Hanami – Holiday of cherry blossoms

Every year at the end of March or the beginning of April, when most of us are preparing for or already celebrating Easter holidays,  the Japanese celebrate a great holiday of cherry blossoms -Hanami.

What is hanami

Hanami, roughly translated as flower viewing, is a very old Japanese custom how to celebrate the end of the winter and the beginning of spring and how to enjoy the tranquil beauty of spring tree flowers.

“Hana” means flowers in general, but in this case, it is a spring flood of Japanese cherry sakura blossoms. These are blooming mostly from the end of March throughout whole Japan. Except for the island of Okinawa, where hanami starts already at the beginning of February.

This flower festival is really very popular in Japan. Since the end of February, everyone has been watching the meteorological forecasts so that everyone could plan and enjoy the hanami as well as possible. Usually, the beginning is determined by the first sakura flowers in Tokyo. However, the media regularly report on the shift of blooms by region.

Transience of a delicate beauty

After the first few blossoms, all sakuras are quickly covered in the gentle beauty of mostly pale pink or white dresses of millions of flowers Some species of sakura have flowers in dark pink, yellow and some are almost green. But the flowers will only last on the trees for a week or two until they start falling down. Sakura flowers are considered to be the symbol of the transience of life. So, it can be said,  that the hanami is also kind of wabi-sabi holiday – a celebration of the transience of time. Therefore, everyone wants to enjoy the temporary beauty. And so whole families or groups of friends and colleagues venture into the parks. Usually for a picnic or a garden party under the “pink sky”, which can stretch through the night. At that time, parks are really full or rather overcrowded with people not only in large cities.

How to celebrate hanami


Some celebrate only with food, others add singing with a help of karaoke kits or even small theatre performances. The traditional drink to celebrate the hanami in Japan is saké. But many people prefer to replace it by drinking a tea. Tea utensils decorated with flower ornaments will help to exalt the beauty of the tea ritual. Ideally, green tea or black tea is boiled in a specially decorated kyusu (tea kettle), mixed with fresh organic sakura flowers. So tea gets a pleasant floral flavour of Sakura. Some people are enjoying the organic matcha tea from cups in chawan style, which emphasizes the wabi-sabi character of the hanami festival. Seasonal snacks are served with tea, such as wagashi – classic Japanese sweets often served at the tea ceremony.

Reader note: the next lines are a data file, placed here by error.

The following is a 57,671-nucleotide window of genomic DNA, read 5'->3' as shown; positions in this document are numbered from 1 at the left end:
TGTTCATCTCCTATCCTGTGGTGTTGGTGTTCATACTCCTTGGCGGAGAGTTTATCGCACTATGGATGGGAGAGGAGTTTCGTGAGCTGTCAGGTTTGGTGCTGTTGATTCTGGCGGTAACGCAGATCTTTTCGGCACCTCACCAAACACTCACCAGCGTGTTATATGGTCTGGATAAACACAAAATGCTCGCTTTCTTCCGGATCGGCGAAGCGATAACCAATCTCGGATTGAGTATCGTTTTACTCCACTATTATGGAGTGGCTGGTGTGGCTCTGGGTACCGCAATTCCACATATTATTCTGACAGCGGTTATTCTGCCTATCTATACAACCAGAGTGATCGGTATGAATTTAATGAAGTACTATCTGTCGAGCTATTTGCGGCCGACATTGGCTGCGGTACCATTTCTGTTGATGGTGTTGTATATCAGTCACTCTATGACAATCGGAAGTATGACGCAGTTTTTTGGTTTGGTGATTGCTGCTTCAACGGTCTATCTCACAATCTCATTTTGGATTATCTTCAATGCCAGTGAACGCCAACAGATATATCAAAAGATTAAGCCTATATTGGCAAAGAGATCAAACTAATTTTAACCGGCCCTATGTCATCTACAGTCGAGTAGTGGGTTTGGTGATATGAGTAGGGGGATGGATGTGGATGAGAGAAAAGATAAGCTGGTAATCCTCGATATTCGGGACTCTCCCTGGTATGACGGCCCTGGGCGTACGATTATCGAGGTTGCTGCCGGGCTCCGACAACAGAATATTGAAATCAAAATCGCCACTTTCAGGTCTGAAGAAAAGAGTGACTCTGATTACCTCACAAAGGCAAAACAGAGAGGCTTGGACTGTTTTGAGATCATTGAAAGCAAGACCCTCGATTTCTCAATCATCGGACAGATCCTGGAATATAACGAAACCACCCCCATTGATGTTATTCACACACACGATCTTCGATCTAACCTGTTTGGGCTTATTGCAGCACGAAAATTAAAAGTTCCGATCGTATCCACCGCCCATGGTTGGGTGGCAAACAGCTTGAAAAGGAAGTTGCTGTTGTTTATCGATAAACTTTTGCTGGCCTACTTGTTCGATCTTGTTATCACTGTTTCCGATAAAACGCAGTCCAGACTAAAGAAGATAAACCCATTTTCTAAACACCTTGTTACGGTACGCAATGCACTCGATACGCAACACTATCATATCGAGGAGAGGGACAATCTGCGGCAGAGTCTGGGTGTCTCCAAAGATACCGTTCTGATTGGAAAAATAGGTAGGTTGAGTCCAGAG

History of hanami

Hanami is a very old tradition that has been celebrated since the eighth century. According to some historical chronicles, a certain form of hanami was held in the third century AD. And this is a long time full of historical political and social upheavals and changes. Just as with tea ceremonies, the celebration of hanami was mainly a matter of wealthy elite. It took several centuries for ordinary people to be able to join the celebrations, and centuries before the hanami became a massive affair. Naturally, nationwide popularity is also used by companies for commercial purposes.

Among the elderly people, there is a popular a quieter and older form of hanami – called umemi – which celebrates the flowering of plums – “ume”. Umeme is related more to the original Chinese culture – the Chinese especially loved the smell and beauty of plum blossoms.

Hanami in the world

Hanami as a celebration of cherry blossoms is gradually expanding throughout Europe and the United States of America. But it will probably never and nowhere be as massive as in its country of origin.

Yet, when sakuras or even ordinary cherry trees will get in bloom, find a moment and make your own little hanami with your family or friends under the delicate little flowers.

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